MARKET CLOSE: NZ shares fall, as companies go ex-div

Article – BusinessDesk

Sept. 30 (BusinessDesk) – New Zealand shares fell, dragged down by companies shedding rights to their dividends including Genesis Energy, Auckland International Airport, Ebos Group and Skellerup Holdings. The benchmark index ended the quarter 3.5 percent …

MARKET CLOSE: NZ shares fall, as Genesis, AIA, Ebos, Skellerup shed dividend rights

By Suze Metherell

Sept. 30 (BusinessDesk) – New Zealand shares fell, dragged down by companies shedding rights to their dividends including Genesis Energy, Auckland International Airport, Ebos Group and Skellerup Holdings. The benchmark index ended the quarter 3.5 percent down.

The S&P/NZX 50 Index fell 19.06 points, or 0.3 percent, to 5593.36. Within the benchmark index, 28 stocks fell, 13 rose and nine were unchanged. Turnover was a bigger than usual $198 million, ending trading in the quarter.

New Zealand stocks went against the trend in trading today, with stocks across Asia following upbeat Northern Hemisphere sessions, as a number of companies shed rights to their upcoming dividend payments, and reducing the immediate value for investors.

Genesis led the benchmark index lower, down 5.9 percent, or 11.5 cents, to $1.83 as the government controlled energy provider gave up rights to its final dividend of 8 cents per share. Auckland Airport, the nation’s busiest gateway, declined 2.6 percent, or 13 cents, to $4.88 as it shed rights to its 7.3 cents final dividend. Skellerup, the industrial rubber firm, fell 4.4 percent, or 6 cents, to $1.29 as it shed rights to its 5.5 cent final dividend.

Ebos, the animal and healthcare products firm, slipped 0.2 percent, or 2 cents, to $12.46 as it gave up rights to its final 25 cents dividend, but was the best performer in the quarter up 22 percent. Sky Network Television, the dominant pay-TV provider, fell 2.1 percent to $4.65 and was the worst performer on the benchmark index in the quarter, down 25 percent.

The flood of stocks going ex-dividend “was a reflection of the market in a lot of respects,” said Rickey Ward, NZ equity manager at JB Were. “We’ve gone through a period of reporting, then you get dividends announced at that time and they go ex-dividend. Also at the end of the month and quarter markets tend to go into a bit of a slow down period anyway.”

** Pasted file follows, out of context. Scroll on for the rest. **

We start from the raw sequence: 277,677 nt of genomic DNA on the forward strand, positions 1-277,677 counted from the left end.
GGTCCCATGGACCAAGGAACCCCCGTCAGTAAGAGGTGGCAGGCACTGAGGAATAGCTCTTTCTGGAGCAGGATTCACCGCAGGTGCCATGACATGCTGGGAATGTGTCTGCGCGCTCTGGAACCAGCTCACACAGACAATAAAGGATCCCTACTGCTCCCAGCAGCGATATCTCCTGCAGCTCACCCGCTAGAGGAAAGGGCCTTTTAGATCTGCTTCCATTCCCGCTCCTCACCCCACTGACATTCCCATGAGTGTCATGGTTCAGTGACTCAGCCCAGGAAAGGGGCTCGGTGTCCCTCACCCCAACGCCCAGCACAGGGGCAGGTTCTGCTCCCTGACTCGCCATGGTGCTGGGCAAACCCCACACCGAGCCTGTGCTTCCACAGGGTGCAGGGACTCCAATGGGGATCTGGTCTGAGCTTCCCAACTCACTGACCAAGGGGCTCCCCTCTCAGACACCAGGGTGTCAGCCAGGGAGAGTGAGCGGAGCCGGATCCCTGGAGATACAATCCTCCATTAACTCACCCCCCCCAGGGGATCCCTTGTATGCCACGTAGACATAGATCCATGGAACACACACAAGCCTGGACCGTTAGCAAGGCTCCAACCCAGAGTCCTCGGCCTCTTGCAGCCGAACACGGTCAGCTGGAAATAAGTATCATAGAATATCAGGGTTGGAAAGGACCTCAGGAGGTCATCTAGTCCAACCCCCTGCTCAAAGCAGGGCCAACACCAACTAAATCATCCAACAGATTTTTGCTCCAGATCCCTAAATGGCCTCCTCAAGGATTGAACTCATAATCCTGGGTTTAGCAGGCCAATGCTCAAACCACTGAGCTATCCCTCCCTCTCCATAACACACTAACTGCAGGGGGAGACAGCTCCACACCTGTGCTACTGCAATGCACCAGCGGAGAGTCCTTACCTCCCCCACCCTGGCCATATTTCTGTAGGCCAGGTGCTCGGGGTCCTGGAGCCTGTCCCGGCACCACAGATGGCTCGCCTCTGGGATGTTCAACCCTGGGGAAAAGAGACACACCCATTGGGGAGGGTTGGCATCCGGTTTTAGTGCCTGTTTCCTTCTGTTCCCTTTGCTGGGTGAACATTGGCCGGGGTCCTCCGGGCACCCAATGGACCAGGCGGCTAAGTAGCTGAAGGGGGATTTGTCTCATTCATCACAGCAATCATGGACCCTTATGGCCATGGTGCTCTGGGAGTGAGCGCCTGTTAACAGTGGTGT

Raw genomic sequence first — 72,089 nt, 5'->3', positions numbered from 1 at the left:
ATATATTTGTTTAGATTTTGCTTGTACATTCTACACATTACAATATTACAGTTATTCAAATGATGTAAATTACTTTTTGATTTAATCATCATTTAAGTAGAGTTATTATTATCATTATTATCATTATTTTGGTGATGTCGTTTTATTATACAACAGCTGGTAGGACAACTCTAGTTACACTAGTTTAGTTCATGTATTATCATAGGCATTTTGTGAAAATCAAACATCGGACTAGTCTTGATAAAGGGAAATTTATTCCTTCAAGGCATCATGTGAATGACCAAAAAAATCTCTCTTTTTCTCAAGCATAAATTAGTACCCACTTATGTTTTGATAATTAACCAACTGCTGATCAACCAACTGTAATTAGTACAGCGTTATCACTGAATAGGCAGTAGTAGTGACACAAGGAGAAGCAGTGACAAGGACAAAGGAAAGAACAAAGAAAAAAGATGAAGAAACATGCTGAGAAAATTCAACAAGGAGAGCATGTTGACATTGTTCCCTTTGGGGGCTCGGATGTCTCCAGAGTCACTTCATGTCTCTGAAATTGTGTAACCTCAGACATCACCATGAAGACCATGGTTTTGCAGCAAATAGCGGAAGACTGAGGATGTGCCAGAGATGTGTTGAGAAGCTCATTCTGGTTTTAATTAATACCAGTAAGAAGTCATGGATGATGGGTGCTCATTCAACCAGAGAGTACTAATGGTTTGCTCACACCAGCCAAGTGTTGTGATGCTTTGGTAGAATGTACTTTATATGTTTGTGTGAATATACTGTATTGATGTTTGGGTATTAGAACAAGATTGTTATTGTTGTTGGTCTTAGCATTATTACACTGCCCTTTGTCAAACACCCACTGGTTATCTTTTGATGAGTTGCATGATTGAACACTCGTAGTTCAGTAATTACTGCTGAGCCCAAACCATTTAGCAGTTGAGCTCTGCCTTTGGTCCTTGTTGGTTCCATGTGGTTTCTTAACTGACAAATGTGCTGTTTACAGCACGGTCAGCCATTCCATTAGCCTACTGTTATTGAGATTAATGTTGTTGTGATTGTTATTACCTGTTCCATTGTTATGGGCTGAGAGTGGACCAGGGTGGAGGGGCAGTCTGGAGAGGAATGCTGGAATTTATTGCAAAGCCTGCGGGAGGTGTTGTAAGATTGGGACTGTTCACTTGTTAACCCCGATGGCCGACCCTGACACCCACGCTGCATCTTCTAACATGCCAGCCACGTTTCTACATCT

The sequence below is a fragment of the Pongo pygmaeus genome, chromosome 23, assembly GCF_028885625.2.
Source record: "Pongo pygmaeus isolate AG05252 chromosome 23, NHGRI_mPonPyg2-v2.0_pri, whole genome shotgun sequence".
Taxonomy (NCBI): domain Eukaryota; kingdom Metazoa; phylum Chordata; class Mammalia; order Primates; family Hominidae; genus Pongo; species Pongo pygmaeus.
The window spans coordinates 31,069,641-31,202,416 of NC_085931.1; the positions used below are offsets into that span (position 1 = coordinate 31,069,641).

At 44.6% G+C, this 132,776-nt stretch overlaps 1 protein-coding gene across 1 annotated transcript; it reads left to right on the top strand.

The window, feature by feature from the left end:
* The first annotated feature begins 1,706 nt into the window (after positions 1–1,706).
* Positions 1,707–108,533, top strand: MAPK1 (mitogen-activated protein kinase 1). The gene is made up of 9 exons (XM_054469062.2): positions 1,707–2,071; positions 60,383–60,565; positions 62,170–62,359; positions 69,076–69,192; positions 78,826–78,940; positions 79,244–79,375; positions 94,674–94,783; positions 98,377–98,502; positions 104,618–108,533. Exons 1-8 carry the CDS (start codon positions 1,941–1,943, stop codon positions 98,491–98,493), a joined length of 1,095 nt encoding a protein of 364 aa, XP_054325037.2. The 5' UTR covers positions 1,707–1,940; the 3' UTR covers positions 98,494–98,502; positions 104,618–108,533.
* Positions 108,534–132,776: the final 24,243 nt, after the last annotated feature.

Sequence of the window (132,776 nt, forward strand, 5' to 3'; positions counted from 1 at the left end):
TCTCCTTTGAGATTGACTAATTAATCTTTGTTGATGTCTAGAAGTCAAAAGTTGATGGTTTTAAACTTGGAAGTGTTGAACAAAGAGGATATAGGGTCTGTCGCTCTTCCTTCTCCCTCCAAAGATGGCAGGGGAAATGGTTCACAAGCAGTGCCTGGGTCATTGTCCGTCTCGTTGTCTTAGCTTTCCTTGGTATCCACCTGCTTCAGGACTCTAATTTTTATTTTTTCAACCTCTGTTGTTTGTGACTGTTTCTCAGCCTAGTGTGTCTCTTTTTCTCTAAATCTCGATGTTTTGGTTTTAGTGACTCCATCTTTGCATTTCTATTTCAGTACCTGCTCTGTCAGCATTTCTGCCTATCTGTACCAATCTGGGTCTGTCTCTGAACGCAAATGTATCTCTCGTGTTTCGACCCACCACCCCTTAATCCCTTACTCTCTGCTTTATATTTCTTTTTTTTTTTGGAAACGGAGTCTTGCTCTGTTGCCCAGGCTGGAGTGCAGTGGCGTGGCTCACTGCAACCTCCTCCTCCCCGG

Trading in the quarter was marked by volatile markets as investors weighed the outlook for the US Federal Reserve to hike rates for the first time in a decade, while nervousness about China’s growth outlook has spooked traders from equities as an asset class.

“People are speculating around two events – one was ‘would the Fed tightening in late September?’,” Ward said. “Then you had China come out and start to show signs of a slowdown and that created market volatility. We’ve had confirmation of both of those events now, so the market should settle down a bit more.”

Z Energy was unchanged at a record $6.63, after requesting a trading halt after close yesterday, ahead of a bookbuild where Infratil would sell its 20 percent cornerstone stake for between $6 to $6.20 via a private placement. The New Zealand Superannuation Fund also sold 9.73 percent into the offer. Infratil, the infrastructure investor, rose 0.7 percent to $3.06.

“The company provided guidance a week or so ago and the share price was trading at $5.80, and a week and a half or so later it’s at $6.60 and they do a placement – it doesn’t look right,” Ward said. “Some people are starting to say ‘well did somebody know something about this or is this just natural?’ – a large share price movement and then all of a sudden you get a placement soon after, you do start to raise questions when that occurs, rightly or wrongly.”

Steel & Tube Holdings, the steel manufacturer, was the best performer on the benchmark, up 1.9 percent to $2.67.

Outside the benchmark index, Hallenstein Glasson was unchanged at $3.51. The clothing chain lifted its full-year dividend by 8.8 percent while reporting a 22 percent jump in profit to $17.4 million but warned intense retail competition was eroding margins.

Pumpkin Patch advanced 10 percent to 12.5 cents. The unprofitable children’s clothing retailer posted a full-year loss of $9.1 million that included bigger-than-expected provisions against under-performing stores and said it had concluded talks with its bank to extend its debt facilities through the end of 2017.

Pushpay Holdings was unchanged at $6. The mobile payments app developer has raised $18.7 million in a private placement of new shares at $4.88 apiece. Last Thursday, the mobile payment app developer was asked by NZX regulation to explain a one-day surge in its shares of $1, or 17 percent.

(BusinessDesk)

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